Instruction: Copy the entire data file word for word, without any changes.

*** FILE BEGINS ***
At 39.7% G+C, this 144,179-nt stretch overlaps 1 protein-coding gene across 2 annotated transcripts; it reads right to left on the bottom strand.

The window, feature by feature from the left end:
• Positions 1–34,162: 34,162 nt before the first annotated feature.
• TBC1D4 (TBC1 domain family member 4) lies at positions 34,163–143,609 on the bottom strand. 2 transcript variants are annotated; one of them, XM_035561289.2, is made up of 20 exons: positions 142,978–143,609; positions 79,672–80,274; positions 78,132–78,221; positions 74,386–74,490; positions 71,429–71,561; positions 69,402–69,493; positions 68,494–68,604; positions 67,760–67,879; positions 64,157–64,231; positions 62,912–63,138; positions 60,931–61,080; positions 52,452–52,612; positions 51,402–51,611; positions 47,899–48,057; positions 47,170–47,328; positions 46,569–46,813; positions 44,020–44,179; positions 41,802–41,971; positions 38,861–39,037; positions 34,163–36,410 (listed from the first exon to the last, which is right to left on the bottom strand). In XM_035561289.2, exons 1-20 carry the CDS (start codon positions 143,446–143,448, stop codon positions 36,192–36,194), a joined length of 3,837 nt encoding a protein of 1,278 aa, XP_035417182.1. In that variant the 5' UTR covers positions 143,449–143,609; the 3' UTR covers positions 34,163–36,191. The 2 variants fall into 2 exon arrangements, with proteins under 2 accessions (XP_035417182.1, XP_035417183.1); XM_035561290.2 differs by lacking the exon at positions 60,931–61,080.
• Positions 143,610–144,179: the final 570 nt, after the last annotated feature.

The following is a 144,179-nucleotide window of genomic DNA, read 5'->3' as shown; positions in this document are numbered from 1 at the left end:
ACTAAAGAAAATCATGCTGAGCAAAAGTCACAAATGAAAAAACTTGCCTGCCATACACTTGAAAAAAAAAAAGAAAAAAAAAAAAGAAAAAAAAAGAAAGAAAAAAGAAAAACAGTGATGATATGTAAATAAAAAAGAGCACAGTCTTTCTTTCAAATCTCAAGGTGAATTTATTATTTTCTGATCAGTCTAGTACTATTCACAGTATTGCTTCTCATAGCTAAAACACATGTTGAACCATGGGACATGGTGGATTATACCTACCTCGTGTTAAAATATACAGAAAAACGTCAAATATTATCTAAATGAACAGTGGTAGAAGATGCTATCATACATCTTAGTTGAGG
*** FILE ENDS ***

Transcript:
At 39.7% G+C, this 144,179-nt stretch overlaps 1 protein-coding gene across 2 annotated transcripts; it reads right to left on the bottom strand.

The window, feature by feature from the left end:
• Positions 1–34,162: 34,162 nt before the first annotated feature.
• TBC1D4 (TBC1 domain family member 4) lies at positions 34,163–143,609 on the bottom strand. 2 transcript variants are annotated; one of them, XM_035561289.2, is made up of 20 exons: positions 142,978–143,609; positions 79,672–80,274; positions 78,132–78,221; positions 74,386–74,490; positions 71,429–71,561; positions 69,402–69,493; positions 68,494–68,604; positions 67,760–67,879; positions 64,157–64,231; positions 62,912–63,138; positions 60,931–61,080; positions 52,452–52,612; positions 51,402–51,611; positions 47,899–48,057; positions 47,170–47,328; positions 46,569–46,813; positions 44,020–44,179; positions 41,802–41,971; positions 38,861–39,037; positions 34,163–36,410 (listed from the first exon to the last, which is right to left on the bottom strand). In XM_035561289.2, exons 1-20 carry the CDS (start codon positions 143,446–143,448, stop codon positions 36,192–36,194), a joined length of 3,837 nt encoding a protein of 1,278 aa, XP_035417182.1. In that variant the 5' UTR covers positions 143,449–143,609; the 3' UTR covers positions 34,163–36,191. The 2 variants fall into 2 exon arrangements, with proteins under 2 accessions (XP_035417182.1, XP_035417183.1); XM_035561290.2 differs by lacking the exon at positions 60,931–61,080.
• Positions 143,610–144,179: the final 570 nt, after the last annotated feature.

The following is a 144,179-nucleotide window of genomic DNA, read 5'->3' as shown; positions in this document are numbered from 1 at the left end:
ACTAAAGAAAATCATGCTGAGCAAAAGTCACAAATGAAAAAACTTGCCTGCCATACACTTGAAAAAAAAAAAGAAAAAAAAAAAAGAAAAAAAAAGAAAGAAAAAAGAAAAACAGTGATGATATGTAAATAAAAAAGAGCACAGTCTTTCTTTCAAATCTCAAGGTGAATTTATTATTTTCTGATCAGTCTAGTACTATTCACAGTATTGCTTCTCATAGCTAAAACACATGTTGAACCATGGGACATGGTGGATTATACCTACCTCGTGTTAAAATATACAGAAAAACGTCAAATATTATCTAAATGAACAGTGGTAGAAGATGCTATCATACATCTTAGTTGAGG